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GEOPHYSICAL RESEARCH LETTERS, Vol. 27, 1827-1830, 2000
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Magnetosphere on May 11, 1999, the Day the Solar Wind Almost Disappeared: I. Current systems

G. Le and C. T. Russell

Institute of Geophysics and Planetary Physics, University of California, Los Angeles, California

S. M. Petrinec

Lockheed Martin Advanced Technology Center, Space Physics Laboratory, Palo Alto, California


We have examined magnetic field data from Polar MFE to study the magnetospheric current systems on May 11, 1999, when the solar wind density was well below 1 cm-3 and the IMF was generally weakly northward. We find that the magnetosphere was much more dipolar than usual but the ring current did not disappear. In the inner magnetosphere, the residual field, the observed magnetic field at Polar with the internal field removed, was dominated by the ring current contribution. The magnetic field data agreed well with the Tsyganenko 1996 model with a weak ring current but little magnetopause current. Weak field-aligned currents were observed both in the northern and southern hemisphere on May 11, as expected for northward IMF. The cusp signature of a depressed magnetic field, normally seen by Polar when passing through the high altitude polar cusp, was not seen on May 11, indicating that the energy density of the plasma in the cusp was much smaller than usual, as would be expected if the solar wind source were of lower density.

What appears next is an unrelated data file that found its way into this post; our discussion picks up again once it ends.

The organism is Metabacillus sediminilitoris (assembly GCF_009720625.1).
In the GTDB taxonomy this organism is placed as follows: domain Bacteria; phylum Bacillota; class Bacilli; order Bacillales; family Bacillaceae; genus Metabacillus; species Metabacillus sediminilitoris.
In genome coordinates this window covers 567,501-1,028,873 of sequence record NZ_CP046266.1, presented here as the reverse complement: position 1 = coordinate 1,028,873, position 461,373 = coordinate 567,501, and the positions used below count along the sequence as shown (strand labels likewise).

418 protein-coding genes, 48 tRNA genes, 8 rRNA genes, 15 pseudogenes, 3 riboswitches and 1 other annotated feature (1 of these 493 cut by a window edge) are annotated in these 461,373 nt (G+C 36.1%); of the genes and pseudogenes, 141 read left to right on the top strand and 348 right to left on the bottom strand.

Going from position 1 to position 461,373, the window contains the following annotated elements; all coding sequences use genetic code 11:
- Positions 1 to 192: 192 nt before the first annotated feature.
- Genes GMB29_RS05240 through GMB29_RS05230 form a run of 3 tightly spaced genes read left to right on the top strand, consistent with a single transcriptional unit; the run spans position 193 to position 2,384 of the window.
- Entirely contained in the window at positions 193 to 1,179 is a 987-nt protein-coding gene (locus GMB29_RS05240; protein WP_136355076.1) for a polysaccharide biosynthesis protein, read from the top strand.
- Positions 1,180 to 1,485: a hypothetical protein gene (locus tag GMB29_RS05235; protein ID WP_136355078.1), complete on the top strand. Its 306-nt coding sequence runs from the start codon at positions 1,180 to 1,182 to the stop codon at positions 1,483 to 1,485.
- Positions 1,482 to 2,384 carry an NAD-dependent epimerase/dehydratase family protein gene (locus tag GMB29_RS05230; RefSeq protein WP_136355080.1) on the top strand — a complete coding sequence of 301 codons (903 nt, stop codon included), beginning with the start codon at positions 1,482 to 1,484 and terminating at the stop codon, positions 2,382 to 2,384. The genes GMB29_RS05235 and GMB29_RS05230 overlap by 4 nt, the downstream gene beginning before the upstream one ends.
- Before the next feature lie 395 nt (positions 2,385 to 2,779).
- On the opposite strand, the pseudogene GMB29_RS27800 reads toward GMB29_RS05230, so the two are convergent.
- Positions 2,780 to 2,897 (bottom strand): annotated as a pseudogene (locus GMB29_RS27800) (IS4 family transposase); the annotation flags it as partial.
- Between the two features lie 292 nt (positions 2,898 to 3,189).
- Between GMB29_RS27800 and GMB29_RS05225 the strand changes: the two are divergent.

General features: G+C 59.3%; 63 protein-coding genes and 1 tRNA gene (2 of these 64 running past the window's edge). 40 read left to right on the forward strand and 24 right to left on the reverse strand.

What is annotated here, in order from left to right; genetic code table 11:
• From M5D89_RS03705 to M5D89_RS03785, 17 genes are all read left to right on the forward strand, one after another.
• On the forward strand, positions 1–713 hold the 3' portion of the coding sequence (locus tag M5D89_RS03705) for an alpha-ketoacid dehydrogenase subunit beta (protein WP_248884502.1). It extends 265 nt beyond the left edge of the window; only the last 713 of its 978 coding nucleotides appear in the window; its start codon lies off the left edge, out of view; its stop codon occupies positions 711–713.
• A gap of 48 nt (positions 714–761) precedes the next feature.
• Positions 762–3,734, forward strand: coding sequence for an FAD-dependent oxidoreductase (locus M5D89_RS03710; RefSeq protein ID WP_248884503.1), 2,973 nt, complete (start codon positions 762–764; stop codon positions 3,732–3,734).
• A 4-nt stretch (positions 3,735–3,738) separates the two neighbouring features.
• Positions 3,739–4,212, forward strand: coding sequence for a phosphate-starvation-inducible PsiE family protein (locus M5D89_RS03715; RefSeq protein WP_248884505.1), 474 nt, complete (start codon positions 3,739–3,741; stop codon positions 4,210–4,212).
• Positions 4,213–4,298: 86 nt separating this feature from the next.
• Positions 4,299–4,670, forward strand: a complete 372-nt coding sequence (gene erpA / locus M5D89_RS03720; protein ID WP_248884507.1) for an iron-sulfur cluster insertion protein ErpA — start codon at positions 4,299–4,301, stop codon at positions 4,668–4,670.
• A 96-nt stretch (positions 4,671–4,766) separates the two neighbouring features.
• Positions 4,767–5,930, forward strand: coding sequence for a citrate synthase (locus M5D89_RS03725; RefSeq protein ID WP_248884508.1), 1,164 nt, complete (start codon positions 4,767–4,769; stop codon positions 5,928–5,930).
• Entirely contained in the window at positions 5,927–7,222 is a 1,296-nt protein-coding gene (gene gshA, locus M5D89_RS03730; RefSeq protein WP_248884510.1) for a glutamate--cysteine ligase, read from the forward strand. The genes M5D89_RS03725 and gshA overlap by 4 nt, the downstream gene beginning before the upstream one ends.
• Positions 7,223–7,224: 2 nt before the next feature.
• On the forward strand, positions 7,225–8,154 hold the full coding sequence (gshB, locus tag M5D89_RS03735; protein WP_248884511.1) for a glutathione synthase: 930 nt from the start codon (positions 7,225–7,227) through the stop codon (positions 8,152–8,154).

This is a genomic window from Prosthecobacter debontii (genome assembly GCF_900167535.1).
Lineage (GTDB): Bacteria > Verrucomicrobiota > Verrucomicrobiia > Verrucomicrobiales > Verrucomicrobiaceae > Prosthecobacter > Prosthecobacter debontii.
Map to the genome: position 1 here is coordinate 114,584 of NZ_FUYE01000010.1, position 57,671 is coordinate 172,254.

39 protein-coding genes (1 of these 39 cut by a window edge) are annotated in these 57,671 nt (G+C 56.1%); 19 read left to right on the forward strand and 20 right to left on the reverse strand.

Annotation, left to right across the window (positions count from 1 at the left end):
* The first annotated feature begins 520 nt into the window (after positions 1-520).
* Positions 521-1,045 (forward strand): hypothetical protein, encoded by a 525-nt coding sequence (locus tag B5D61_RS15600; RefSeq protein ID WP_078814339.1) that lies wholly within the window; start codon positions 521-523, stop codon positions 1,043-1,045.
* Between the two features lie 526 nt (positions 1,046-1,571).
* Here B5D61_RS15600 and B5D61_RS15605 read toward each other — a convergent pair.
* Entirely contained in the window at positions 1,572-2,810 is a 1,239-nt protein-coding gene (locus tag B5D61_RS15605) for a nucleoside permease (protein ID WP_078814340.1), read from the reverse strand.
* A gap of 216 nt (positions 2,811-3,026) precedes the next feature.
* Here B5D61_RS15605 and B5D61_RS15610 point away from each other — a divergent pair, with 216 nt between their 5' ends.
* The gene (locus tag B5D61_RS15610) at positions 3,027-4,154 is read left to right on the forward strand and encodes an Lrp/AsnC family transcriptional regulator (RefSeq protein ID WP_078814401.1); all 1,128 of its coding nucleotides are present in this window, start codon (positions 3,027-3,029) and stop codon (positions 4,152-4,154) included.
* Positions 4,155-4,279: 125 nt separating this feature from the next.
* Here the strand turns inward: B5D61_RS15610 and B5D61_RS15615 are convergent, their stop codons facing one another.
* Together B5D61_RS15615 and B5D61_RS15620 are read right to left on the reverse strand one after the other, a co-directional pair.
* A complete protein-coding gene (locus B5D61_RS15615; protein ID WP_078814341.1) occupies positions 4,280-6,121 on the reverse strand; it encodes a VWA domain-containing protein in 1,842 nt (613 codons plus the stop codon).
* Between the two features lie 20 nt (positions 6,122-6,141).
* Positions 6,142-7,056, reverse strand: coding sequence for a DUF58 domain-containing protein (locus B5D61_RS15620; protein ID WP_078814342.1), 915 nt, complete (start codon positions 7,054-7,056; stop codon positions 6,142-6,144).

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Guan Le